aeemed other than the deepest wisdom
Here she is, poor thing, with her note-
book and pencil, her parchment-hi:e I
romplexion, her well-worn bombazine,
her ringlets in wormlike convolutions,
her lank and bony form painfully sug
gestive of the nearness of all parts of her
skeleton to her skin that skeleton and
that skin and all the rest so strangelv
kept alive, when for her there is so little
io Jive on. Maybe she is also "making i
fame" for somebody fame which may
la.t a hundred year--.
HONKS, STONKS ASH MlMMIf.
Other great rooms are full of bono?
and .'tones ami supposed wisdom in
bones ami .stone-. Mummified animals
taken from I'irviitian catacombs,
pecially eat; -core and .scores of ght-s
jars full of mummified eats, or what
i onee were cats now all fallen to piece-,
i and hones of cats skin of cat-, caw.-, of
j ancient cats and embalming -ag- of eats
feline skulls rib-, rag- and dii-t all in
Other damp halls holding Egyptian
mummies -ome ipiite perfect in their
painted case, muiic decayed, vvith-kcle-ton
hands and great and little toe bones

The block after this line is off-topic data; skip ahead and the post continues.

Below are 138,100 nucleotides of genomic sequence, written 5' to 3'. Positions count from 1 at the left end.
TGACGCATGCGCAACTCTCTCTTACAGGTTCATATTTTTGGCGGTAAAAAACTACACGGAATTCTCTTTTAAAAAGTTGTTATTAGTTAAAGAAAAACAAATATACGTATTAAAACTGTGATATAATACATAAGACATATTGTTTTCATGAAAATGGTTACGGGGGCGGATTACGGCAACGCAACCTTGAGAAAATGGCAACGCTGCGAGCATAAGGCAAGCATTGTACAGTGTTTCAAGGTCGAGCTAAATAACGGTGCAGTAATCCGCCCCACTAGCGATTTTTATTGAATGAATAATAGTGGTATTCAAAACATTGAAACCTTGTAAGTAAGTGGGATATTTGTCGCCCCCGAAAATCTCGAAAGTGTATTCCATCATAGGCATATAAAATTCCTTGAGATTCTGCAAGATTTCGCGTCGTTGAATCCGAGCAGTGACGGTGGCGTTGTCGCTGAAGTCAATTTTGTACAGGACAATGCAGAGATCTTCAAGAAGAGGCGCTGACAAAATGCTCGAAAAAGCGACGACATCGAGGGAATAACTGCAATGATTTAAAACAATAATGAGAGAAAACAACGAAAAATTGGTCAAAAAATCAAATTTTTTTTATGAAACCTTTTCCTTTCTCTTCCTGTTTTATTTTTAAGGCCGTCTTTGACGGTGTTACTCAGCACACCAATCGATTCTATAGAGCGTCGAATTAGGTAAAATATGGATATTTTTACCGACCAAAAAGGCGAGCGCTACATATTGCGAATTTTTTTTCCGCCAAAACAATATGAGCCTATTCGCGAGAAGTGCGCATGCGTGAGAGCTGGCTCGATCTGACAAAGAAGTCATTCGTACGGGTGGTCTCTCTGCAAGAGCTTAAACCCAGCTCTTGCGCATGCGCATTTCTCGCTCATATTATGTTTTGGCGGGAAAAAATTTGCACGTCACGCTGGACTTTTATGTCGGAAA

turneil up and -.ticking out of the bur-t
ami tattered cerement-.
Some of the halls abound plentifully
in Egyptian -tone collin-. ransacked
from their grave- and earrieil oer the
sea ju-t :e mv nohle Engli-h Lord's
collin may be -J.O'H) v car- heiic-bv -oinc
curious nice whose reading of Engli-Ii
history may be conden-ed to a p-igefull
of date-. Some of ihc-ccjiliiiis weigh
ton--. It mu-t have taken a contractor
j to undertake an Egyptian fimcral. I
' uppo-e when the relatives took their
last look of the dear dejiarted mummy.
1 they put up the -hear- oer the hou-e,
j took oil' the roof ami let down a thou
I -and r mi pound- of .-tone lid. Then
the gearing wa- made fa-t to the thrce
! toii Mone bo it-elf. and .-i or eiirht
vok. (f OMi 4Itv,J,. u-,.n. ,,; to the
i - .-.. I. .!....!,- ..I
uoi.-iiug appaiiim-, mm -i -..... ..
i me raie oi an men a mniisn. me ..nr
phagu- went up out of the room before
tlie ees ol the mourner-. At tin-rale
il mu-t have taken a week to get it to
the cemetery. The funeral pace of to
dav i- a hor-e race to that of the ancient
Egyptian-, 1 nt what a delusion was
llicirs to think they v.eie holed for all
eternity. Here llp-y are in aland un
knowniit their time, and peeped over
and into In a mighty nice, some of